Jaeger does one thing and it does that well: monitor and troubleshoot transactions in complex distributed systems.
There are two ways in which Jaeger can be deployed:
As a distributed environment, in which Kafka is used as an intermediate buffer. Typical installation places one Jaeger Operator per cluster. The Jaeger Operator is an implementation of a Kubernetes Operator.
As a standalone all-in-one executable, in which Jaeger configuration is applied using the CLI, environment variables, or a configuration file. Jaeger has clean, well-organized documentation, which smooths the developer experience.
As Jaeger is composed of different components working together, it’s possible that issues might occur among some of those components. Jaeger provides a list of helpful tips to troubleshoot potential problems.
There might be costs associated with the maintenance of Jaeger and its components.
Apache SkyWalking is especially designed for microservices, cloud-native, and container-based (Docker, Kubernetes, Mesos) architectures. It bundles several APM capabilities, including monitoring, tracing, and diagnosis, and its active community has enabled support across multiple languages and platforms.
Collects telemetry (metrics, traces, and logs) data from multiple sources and multiple formats
The SkyWalking dashboard concisely displays information, making it easy to use. It’s also highly customizable, allowing you to tailor your development experience to your needs. You can see all features in this demo.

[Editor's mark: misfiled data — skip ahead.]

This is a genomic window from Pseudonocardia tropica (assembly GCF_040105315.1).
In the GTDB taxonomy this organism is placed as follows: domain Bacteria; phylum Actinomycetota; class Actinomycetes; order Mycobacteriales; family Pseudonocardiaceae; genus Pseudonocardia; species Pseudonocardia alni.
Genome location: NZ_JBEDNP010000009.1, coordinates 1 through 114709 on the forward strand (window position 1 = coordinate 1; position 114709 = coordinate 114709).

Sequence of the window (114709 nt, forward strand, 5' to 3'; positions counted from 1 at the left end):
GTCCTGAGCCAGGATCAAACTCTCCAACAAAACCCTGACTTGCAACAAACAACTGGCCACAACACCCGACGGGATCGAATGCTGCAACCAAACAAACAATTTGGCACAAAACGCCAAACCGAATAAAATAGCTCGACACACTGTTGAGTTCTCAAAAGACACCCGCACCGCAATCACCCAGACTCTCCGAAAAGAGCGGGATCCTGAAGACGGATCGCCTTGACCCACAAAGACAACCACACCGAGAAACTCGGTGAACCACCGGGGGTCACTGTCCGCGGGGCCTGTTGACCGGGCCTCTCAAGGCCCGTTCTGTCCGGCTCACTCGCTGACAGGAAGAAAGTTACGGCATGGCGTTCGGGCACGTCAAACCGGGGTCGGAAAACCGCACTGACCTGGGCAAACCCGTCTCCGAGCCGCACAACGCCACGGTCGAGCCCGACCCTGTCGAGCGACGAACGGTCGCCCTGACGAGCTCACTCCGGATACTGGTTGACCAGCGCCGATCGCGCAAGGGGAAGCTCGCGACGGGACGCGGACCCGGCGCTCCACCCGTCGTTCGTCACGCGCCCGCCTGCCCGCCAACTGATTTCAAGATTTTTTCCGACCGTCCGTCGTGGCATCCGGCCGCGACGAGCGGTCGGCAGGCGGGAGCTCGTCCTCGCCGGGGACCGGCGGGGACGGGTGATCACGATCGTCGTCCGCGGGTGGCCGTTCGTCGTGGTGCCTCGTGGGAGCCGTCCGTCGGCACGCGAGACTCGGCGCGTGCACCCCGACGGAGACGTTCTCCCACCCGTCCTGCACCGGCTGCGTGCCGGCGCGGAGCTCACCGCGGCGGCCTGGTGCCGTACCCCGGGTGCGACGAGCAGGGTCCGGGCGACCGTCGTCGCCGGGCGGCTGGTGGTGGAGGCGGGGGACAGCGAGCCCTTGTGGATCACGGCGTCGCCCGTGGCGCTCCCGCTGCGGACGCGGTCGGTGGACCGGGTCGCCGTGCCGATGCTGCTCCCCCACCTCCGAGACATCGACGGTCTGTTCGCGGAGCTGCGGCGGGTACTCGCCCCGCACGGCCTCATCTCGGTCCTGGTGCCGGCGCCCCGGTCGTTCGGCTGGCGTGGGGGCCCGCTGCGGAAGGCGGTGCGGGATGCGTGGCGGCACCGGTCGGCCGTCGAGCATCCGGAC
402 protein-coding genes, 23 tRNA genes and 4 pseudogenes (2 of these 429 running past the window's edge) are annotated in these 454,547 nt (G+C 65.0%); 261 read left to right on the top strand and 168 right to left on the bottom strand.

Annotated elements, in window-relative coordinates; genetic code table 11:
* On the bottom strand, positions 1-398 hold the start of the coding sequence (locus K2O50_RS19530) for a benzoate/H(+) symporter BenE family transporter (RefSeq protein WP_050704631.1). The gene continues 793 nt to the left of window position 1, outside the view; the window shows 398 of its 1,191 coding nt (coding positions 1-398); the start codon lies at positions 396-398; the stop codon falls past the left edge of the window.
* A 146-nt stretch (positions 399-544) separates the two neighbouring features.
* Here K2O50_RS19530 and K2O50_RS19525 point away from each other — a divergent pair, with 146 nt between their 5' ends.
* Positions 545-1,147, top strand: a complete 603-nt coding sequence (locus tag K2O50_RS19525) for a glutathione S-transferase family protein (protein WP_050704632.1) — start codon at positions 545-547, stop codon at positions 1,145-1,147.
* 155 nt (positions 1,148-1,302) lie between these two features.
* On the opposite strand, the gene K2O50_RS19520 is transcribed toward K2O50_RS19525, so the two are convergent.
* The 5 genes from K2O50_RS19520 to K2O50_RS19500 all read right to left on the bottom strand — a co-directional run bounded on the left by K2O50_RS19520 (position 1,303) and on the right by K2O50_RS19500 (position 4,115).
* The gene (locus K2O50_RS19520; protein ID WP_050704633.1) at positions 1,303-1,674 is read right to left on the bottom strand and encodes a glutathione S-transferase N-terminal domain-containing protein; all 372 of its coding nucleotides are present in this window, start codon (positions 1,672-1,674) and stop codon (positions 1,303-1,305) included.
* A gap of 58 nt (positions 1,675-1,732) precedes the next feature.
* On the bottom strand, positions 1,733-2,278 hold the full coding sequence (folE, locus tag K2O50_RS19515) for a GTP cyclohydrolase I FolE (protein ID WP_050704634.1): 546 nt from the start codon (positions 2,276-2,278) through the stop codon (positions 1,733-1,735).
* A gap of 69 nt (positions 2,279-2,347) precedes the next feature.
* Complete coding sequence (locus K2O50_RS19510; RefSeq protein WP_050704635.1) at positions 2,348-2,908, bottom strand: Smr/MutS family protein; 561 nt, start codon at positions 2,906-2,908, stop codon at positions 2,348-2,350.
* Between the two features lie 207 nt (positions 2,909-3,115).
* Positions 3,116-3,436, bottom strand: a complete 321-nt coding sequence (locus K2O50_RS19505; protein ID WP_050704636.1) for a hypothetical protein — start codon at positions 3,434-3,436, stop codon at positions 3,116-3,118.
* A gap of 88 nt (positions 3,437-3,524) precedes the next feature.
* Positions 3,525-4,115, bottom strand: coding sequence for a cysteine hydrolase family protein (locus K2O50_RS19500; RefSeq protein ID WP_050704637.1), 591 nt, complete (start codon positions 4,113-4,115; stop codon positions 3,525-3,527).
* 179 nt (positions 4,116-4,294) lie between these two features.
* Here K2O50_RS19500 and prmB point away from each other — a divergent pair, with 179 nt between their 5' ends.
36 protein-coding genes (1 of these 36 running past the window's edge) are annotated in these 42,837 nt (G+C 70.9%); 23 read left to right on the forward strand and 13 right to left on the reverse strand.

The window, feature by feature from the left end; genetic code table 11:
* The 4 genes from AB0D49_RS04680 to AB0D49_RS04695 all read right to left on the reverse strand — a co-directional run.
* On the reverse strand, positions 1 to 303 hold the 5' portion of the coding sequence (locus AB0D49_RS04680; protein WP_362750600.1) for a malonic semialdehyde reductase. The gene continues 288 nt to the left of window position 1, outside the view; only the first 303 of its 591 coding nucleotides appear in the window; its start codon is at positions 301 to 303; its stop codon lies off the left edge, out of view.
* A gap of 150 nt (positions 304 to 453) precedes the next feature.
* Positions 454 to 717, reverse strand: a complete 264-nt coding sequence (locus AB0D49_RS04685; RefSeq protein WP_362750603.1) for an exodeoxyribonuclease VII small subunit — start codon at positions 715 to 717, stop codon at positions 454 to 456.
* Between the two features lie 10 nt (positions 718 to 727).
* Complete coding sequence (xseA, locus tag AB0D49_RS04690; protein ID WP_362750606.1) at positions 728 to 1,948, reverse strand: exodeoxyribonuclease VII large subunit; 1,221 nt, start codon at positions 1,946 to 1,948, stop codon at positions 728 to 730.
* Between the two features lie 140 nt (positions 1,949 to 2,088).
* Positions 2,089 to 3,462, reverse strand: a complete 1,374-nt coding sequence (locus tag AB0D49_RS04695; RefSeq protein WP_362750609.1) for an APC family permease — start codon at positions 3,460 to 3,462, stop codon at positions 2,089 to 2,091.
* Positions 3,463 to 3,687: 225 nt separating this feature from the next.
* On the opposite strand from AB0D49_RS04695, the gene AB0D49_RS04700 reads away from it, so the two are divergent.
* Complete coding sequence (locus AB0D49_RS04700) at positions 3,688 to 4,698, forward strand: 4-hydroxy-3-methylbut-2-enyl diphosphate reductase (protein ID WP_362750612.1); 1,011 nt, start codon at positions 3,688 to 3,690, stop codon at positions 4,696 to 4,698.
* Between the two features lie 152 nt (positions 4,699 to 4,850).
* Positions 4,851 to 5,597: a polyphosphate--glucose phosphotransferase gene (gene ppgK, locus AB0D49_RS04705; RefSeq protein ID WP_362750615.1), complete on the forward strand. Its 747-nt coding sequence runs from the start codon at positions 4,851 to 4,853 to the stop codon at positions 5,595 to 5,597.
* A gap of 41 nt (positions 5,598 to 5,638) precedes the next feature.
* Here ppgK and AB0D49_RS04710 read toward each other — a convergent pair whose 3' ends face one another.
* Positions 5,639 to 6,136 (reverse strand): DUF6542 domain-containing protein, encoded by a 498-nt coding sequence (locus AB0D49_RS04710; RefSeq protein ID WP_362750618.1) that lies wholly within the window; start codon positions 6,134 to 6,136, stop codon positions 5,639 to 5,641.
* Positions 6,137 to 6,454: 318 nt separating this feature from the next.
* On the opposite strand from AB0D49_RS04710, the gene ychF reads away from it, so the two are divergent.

Installation varies depending on the application’s primary language. It has agents for Java, LUA, Kong, Python, and Node.js. It also has third-party agents for .NET, PHP, Go, and C++.
Once you complete the dependencies checklist, installation is straightforward. You can install it directly from the source using the GitHub repository, install it using pip, or install it in Virtualenv, among other options.
Graphite is written primarily in Python and has an active community of contributors.
Graphite can be installed and deployed with Apache or NGINX, and uses SQLite by default. This makes its deployment easy and lowers its cost of ownership, since maintenance and upgrades are easier than for other APMs.
Graphite doesn’t collect data for you, although there are multiple ways to send data to it.
Data ingestion needs to be considered.
Typically, you’d need to plug Graphite into something else for more advanced monitoring or enhanced visualization.
Weave Scope is a monitoring tool developed by Weaveworks to work with Docker, Kubernetes, DC/OS, and AWS ECS.